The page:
Actually, this is a boring device. It's an integral part of the Story Teller system, and is quite useless without it.
Left to itself, the Story Teller would merrily read it's paper tape and perform the story, clattering and yacking away until the tape ran out, as it is supposed to. But in an art gallery that's not practical, as I quickly found out; it annoys the staff, and no one wants to constantly rewind huge reels of paper tape.
So the Model 7 Gallery Controller sits on the WPS standard serial buss (ooh techie-talk) and controls the performance. It contains a tiny computer, and a lighted pushbutton switch. Basically, it sits there waiting for you to push the switch, tantalizingly blinking it's yellow lamp. Until that happens, it tells the Story Teller buss to halt, stopping the Tape reader, pausing the performance. When you push the switch, the light goes out, to hint you should stop looking at it at pay attention to the story. It lets the story run for about 3 - 4 minutes, then stops the story, and goes back to it's lamp-blinking idyllity.
No, it's not just a silly timer, there's a catch: to pause the performance cleanly, the Model 7 has to know about the WPS standard ASCII data stream. When the timer runs out and it's time to stop the story, the Model 7 looks for the end of the next data record, and only then halts the buss. It also has to know about buss errors (like when you physically remove a tape in the middle of playing). Hence the little computer that has to worry about all this, and so it can't be a simple timer.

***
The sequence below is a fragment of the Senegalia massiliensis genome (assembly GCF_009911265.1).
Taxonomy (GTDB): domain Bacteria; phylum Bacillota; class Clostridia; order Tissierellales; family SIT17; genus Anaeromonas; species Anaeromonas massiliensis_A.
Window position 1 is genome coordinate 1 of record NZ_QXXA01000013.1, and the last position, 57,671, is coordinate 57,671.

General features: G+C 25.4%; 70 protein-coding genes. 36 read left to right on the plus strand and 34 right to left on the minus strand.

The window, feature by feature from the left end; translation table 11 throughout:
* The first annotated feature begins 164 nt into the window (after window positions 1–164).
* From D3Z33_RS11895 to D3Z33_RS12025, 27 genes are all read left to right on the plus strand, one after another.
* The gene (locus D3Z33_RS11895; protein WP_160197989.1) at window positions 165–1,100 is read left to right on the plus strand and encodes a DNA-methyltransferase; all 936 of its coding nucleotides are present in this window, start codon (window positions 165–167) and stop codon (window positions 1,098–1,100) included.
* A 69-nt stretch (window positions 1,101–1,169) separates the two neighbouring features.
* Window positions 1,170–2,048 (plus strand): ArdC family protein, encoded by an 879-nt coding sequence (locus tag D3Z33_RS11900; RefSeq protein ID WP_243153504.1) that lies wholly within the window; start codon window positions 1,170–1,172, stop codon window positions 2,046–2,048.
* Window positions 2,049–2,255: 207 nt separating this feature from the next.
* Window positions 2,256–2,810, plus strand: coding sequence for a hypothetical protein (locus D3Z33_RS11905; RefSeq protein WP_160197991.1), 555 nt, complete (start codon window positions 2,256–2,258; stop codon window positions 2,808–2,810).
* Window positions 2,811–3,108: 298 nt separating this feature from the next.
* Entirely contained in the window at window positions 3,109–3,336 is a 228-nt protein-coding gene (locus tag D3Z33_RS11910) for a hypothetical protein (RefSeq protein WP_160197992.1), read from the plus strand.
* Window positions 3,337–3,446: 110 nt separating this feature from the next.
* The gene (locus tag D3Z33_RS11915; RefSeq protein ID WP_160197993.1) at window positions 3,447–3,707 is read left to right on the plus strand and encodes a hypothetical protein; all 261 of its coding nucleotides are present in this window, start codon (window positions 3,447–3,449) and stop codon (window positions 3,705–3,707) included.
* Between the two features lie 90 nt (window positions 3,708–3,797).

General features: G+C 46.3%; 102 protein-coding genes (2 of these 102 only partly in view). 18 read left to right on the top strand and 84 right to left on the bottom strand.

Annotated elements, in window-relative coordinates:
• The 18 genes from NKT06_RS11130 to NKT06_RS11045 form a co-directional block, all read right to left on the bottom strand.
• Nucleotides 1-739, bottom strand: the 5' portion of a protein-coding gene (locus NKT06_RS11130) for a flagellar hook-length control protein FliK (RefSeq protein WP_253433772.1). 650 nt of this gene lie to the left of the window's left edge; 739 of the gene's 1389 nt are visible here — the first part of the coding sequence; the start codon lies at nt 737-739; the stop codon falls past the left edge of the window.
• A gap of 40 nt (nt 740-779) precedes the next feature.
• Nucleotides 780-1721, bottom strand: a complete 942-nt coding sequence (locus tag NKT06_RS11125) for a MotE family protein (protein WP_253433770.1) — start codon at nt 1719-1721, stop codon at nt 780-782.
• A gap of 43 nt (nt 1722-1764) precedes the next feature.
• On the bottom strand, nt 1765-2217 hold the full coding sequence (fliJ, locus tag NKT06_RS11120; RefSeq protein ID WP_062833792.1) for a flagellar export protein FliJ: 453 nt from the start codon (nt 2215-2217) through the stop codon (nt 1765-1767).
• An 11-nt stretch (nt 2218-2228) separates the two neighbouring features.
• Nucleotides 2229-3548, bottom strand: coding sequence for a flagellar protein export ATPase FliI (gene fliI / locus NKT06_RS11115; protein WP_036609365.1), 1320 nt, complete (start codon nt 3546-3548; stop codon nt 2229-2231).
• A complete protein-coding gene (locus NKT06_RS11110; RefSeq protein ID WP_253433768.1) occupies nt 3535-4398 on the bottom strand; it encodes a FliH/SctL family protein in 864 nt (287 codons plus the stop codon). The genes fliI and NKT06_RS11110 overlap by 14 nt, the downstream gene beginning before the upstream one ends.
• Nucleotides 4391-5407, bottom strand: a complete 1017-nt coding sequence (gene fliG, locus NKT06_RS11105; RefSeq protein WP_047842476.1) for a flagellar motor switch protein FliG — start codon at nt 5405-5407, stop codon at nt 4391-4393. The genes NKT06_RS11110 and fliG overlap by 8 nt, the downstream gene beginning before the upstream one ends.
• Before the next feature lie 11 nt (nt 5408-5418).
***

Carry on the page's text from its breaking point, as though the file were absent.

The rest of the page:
If this sounds overly complicated, it's not, its the absolute minimum complexity necessary to get the job done. Complexity and richness of function are good, not burdens. Simple is not always better. For example, there are an infinite number of vastly simpler, "more efficient" protocols than TCP/IP, which the internet is built upon, but they aren't complex enough to deal with the real world.
Anyways I digress. The WPS data stream handles broken tapes, bit errors, slow and fast (sic) devices on the same buss, and a bunch of other real-world problems.
And the real beauty of standardized protocols is that all of the boxes are independent; I was able to make the Model 7 back at home, after Story Teller was installed in the OUTWEST show, tested it on the bench only, shipped it to Santa Fe where Scot plugged it in, and it worked first time.
You may be interested in a more technical description of Story Teller, it's development, other federated components, and the software that produces the tapes. In case you're interested in what's inside the Model 7 (not much, I assure you), take a gander at this, this, and this. For utter tediousness, here is the back.
Mixed media, 5"w x 3"h x 7"d, approx.